One of the most exploited oil plays in history, the Permian Basin in West Texas and New Mexico has recently become ground zero for some of the most exciting new “unconventional” oil and gas development in North America. Horizontal drilling and vastly improved completion techniques have vaulted the Permian once again to the fastest-growing oil and gas production region of the U.S. In today’s Permian-focused blog, we review key conclusions from RBN Energy’s latest “Drill Down” Report and Production Economics Model.
Posts from Ann Davis Vaughan
The surging production of condensate, or ultra-light crude oil, from America’s new shale-oil plays presents an opportunity that’s only just beginning to be recognized by much of the hydrocarbon market. Historically U.S. condensates have been a tiny sliver of that market, usually blended into crude. Now there is just too much of the stuff, particularly in places that aren’t yet ready to process it in large quantities. In this next installment of Fifty Shades of Condensates we explore the constrained domestic demand for “raw” condensates at U.S. Gulf refineries and petrochemical plants, and the promising international outlets for condensate in Canada and Asia. Bottom line: unless the unlikely happens and the U.S. lifts restrictions on exporting “raw” condensate, producers, traders and other players will either be selling it here at a discount, or spending money to transform it to buy a little optionality. It’s all about spending the least they can to access pockets of demand, and first movers are already enjoying an advantage.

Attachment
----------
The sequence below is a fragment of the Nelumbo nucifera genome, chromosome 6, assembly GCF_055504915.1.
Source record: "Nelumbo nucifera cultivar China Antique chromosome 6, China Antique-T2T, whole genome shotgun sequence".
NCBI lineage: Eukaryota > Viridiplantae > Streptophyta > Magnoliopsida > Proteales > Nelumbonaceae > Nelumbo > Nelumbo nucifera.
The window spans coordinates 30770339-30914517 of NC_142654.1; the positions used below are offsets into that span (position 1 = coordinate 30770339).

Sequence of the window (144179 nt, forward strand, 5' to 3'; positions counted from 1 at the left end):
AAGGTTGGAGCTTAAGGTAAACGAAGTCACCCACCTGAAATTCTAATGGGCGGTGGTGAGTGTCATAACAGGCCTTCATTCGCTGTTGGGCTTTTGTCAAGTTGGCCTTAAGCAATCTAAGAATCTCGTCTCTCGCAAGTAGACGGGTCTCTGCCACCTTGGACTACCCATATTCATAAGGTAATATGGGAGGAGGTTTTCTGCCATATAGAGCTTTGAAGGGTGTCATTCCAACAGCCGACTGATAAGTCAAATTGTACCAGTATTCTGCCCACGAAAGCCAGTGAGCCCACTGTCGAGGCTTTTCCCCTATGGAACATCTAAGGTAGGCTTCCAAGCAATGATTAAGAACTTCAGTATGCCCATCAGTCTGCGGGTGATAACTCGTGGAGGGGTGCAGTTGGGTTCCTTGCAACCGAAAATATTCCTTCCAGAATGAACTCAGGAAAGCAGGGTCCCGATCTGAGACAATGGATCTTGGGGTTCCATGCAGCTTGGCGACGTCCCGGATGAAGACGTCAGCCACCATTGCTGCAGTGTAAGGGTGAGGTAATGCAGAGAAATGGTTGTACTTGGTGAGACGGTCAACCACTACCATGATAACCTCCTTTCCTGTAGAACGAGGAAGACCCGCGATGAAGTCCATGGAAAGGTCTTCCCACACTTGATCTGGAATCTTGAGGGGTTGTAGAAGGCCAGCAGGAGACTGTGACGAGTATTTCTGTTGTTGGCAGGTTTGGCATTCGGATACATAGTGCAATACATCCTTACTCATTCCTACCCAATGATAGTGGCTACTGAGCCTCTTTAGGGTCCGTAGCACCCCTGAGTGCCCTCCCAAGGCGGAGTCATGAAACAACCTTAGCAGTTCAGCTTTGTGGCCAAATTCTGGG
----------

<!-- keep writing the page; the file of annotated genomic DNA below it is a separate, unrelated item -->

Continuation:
Growing condensate supplies from tight oil shale plays are sloshing up at Gulf Coast refineries and being discounted by refiners that don’t need more of the ultra-light crude. Meanwhile there are established international markets for condensate. The resolution seems obvious – just export the surplus condensate and import the kinds of crude oil needed by Gulf Coast refineries. That’s likely okay if the export destination is Canada for use as bitumen diluent, but there is a finite limit to that market. However exporting raw condensate to destinations outside North America is particularly tricky under U.S. crude-oil export restrictions. Today we delve into the nuances of what the export rules say and what the market is doing to deal with these regulations.
The new domestic energy rush has supplied North America with a potent new cocktail of hydrocarbons. Not only are we producing more oil and gas here than we have in decades, but we are producing more of certain kinds of hydrocarbons than North America’s existing energy infrastructure is built to handle.
We’re talking about the “C” word: Condensates. Today we introduce a blog series on condensates.
As RBN Energy explained last February (see “neither fish nor fowl”), condensates are a highly volatile hydrocarbon mixture that is classified somewhere between crude oil and natural gas liquids. Condensates are showing up in abundance both in new “wet gas” plays, where they drop down as liquids from gas streams during the field production process, and in oil shale plays, where condensate is part of the liquid coming straight out of a wellhead.